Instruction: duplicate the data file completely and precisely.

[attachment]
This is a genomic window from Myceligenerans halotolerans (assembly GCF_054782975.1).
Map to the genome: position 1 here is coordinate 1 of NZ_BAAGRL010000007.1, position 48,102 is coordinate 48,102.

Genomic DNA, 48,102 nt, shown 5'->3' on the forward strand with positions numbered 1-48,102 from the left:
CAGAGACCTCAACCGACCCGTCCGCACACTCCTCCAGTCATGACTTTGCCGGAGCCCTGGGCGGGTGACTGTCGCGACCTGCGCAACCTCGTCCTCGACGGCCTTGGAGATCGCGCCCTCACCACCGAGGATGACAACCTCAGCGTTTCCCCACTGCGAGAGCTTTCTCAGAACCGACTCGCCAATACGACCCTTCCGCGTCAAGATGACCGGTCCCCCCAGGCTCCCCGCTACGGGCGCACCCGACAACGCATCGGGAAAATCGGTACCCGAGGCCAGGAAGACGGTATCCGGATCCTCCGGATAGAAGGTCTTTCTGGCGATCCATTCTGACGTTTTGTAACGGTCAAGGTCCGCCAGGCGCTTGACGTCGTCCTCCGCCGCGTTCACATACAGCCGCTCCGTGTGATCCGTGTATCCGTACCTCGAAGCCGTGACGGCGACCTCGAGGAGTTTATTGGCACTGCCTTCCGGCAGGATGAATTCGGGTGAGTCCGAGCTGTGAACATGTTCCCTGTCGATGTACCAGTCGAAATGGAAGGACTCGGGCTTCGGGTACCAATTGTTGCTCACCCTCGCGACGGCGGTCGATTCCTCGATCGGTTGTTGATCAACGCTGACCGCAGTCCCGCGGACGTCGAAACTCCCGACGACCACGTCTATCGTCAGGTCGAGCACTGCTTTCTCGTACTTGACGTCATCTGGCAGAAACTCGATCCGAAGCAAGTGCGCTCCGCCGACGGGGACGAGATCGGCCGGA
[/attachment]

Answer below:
This is a genomic window from Myceligenerans halotolerans (assembly GCF_054782975.1).
Map to the genome: position 1 here is coordinate 1 of NZ_BAAGRL010000007.1, position 48,102 is coordinate 48,102.

Genomic DNA, 48,102 nt, shown 5'->3' on the forward strand with positions numbered 1-48,102 from the left:
CAGAGACCTCAACCGACCCGTCCGCACACTCCTCCAGTCATGACTTTGCCGGAGCCCTGGGCGGGTGACTGTCGCGACCTGCGCAACCTCGTCCTCGACGGCCTTGGAGATCGCGCCCTCACCACCGAGGATGACAACCTCAGCGTTTCCCCACTGCGAGAGCTTTCTCAGAACCGACTCGCCAATACGACCCTTCCGCGTCAAGATGACCGGTCCCCCCAGGCTCCCCGCTACGGGCGCACCCGACAACGCATCGGGAAAATCGGTACCCGAGGCCAGGAAGACGGTATCCGGATCCTCCGGATAGAAGGTCTTTCTGGCGATCCATTCTGACGTTTTGTAACGGTCAAGGTCCGCCAGGCGCTTGACGTCGTCCTCCGCCGCGTTCACATACAGCCGCTCCGTGTGATCCGTGTATCCGTACCTCGAAGCCGTGACGGCGACCTCGAGGAGTTTATTGGCACTGCCTTCCGGCAGGATGAATTCGGGTGAGTCCGAGCTGTGAACATGTTCCCTGTCGATGTACCAGTCGAAATGGAAGGACTCGGGCTTCGGGTACCAATTGTTGCTCACCCTCGCGACGGCGGTCGATTCCTCGATCGGTTGTTGATCAACGCTGACCGCAGTCCCGCGGACGTCGAAACTCCCGACGACCACGTCTATCGTCAGGTCGAGCACTGCTTTCTCGTACTTGACGTCATCTGGCAGAAACTCGATCCGAAGCAAGTGCGCTCCGCCGACGGGGACGAGATCGGCCGGA